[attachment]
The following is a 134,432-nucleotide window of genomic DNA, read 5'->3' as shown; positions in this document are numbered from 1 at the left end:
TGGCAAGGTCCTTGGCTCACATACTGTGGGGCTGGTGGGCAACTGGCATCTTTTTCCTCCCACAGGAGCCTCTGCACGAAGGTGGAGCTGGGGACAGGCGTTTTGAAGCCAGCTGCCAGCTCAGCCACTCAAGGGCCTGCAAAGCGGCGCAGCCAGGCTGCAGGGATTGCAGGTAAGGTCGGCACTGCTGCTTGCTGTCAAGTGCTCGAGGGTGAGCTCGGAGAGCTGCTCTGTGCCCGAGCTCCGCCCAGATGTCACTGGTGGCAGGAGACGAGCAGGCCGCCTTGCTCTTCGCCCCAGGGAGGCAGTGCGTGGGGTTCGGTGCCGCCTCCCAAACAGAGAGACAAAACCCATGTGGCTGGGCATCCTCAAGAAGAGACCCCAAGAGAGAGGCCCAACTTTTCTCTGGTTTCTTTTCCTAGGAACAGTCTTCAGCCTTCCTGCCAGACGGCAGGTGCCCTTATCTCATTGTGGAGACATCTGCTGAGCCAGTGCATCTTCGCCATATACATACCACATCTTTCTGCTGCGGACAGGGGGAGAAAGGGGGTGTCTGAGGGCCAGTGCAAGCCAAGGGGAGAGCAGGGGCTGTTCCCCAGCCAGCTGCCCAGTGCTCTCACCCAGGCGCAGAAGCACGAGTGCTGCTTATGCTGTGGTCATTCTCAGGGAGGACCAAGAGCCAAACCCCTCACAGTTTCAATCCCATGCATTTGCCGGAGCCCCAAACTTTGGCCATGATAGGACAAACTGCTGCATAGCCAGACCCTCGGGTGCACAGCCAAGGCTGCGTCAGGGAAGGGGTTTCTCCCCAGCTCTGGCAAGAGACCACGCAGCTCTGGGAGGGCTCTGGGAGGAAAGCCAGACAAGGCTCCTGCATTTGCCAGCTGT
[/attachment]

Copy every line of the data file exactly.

The following is a 134,432-nucleotide window of genomic DNA, read 5'->3' as shown; positions in this document are numbered from 1 at the left end:
TGGCAAGGTCCTTGGCTCACATACTGTGGGGCTGGTGGGCAACTGGCATCTTTTTCCTCCCACAGGAGCCTCTGCACGAAGGTGGAGCTGGGGACAGGCGTTTTGAAGCCAGCTGCCAGCTCAGCCACTCAAGGGCCTGCAAAGCGGCGCAGCCAGGCTGCAGGGATTGCAGGTAAGGTCGGCACTGCTGCTTGCTGTCAAGTGCTCGAGGGTGAGCTCGGAGAGCTGCTCTGTGCCCGAGCTCCGCCCAGATGTCACTGGTGGCAGGAGACGAGCAGGCCGCCTTGCTCTTCGCCCCAGGGAGGCAGTGCGTGGGGTTCGGTGCCGCCTCCCAAACAGAGAGACAAAACCCATGTGGCTGGGCATCCTCAAGAAGAGACCCCAAGAGAGAGGCCCAACTTTTCTCTGGTTTCTTTTCCTAGGAACAGTCTTCAGCCTTCCTGCCAGACGGCAGGTGCCCTTATCTCATTGTGGAGACATCTGCTGAGCCAGTGCATCTTCGCCATATACATACCACATCTTTCTGCTGCGGACAGGGGGAGAAAGGGGGTGTCTGAGGGCCAGTGCAAGCCAAGGGGAGAGCAGGGGCTGTTCCCCAGCCAGCTGCCCAGTGCTCTCACCCAGGCGCAGAAGCACGAGTGCTGCTTATGCTGTGGTCATTCTCAGGGAGGACCAAGAGCCAAACCCCTCACAGTTTCAATCCCATGCATTTGCCGGAGCCCCAAACTTTGGCCATGATAGGACAAACTGCTGCATAGCCAGACCCTCGGGTGCACAGCCAAGGCTGCGTCAGGGAAGGGGTTTCTCCCCAGCTCTGGCAAGAGACCACGCAGCTCTGGGAGGGCTCTGGGAGGAAAGCCAGACAAGGCTCCTGCATTTGCCAGCTGT